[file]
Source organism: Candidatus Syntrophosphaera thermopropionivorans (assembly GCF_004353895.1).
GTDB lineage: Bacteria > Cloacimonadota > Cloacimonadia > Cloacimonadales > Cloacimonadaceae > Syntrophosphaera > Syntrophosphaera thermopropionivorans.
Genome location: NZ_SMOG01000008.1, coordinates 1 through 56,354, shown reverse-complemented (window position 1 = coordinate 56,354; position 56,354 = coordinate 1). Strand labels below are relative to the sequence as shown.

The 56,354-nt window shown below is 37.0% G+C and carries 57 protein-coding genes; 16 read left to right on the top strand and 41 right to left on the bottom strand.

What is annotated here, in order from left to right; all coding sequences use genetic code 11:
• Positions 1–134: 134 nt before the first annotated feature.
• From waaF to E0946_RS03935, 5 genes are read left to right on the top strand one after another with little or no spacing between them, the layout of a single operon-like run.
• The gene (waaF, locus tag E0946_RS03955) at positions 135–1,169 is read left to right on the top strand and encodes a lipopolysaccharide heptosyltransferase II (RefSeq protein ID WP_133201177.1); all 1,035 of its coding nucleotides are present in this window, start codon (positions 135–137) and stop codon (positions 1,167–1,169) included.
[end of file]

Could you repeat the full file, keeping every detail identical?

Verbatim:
Source organism: Candidatus Syntrophosphaera thermopropionivorans (assembly GCF_004353895.1).
GTDB lineage: Bacteria > Cloacimonadota > Cloacimonadia > Cloacimonadales > Cloacimonadaceae > Syntrophosphaera > Syntrophosphaera thermopropionivorans.
Genome location: NZ_SMOG01000008.1, coordinates 1 through 56,354, shown reverse-complemented (window position 1 = coordinate 56,354; position 56,354 = coordinate 1). Strand labels below are relative to the sequence as shown.

The 56,354-nt window shown below is 37.0% G+C and carries 57 protein-coding genes; 16 read left to right on the top strand and 41 right to left on the bottom strand.

What is annotated here, in order from left to right; all coding sequences use genetic code 11:
• Positions 1–134: 134 nt before the first annotated feature.
• From waaF to E0946_RS03935, 5 genes are read left to right on the top strand one after another with little or no spacing between them, the layout of a single operon-like run.
• The gene (waaF, locus tag E0946_RS03955) at positions 135–1,169 is read left to right on the top strand and encodes a lipopolysaccharide heptosyltransferase II (RefSeq protein ID WP_133201177.1); all 1,035 of its coding nucleotides are present in this window, start codon (positions 135–137) and stop codon (positions 1,167–1,169) included.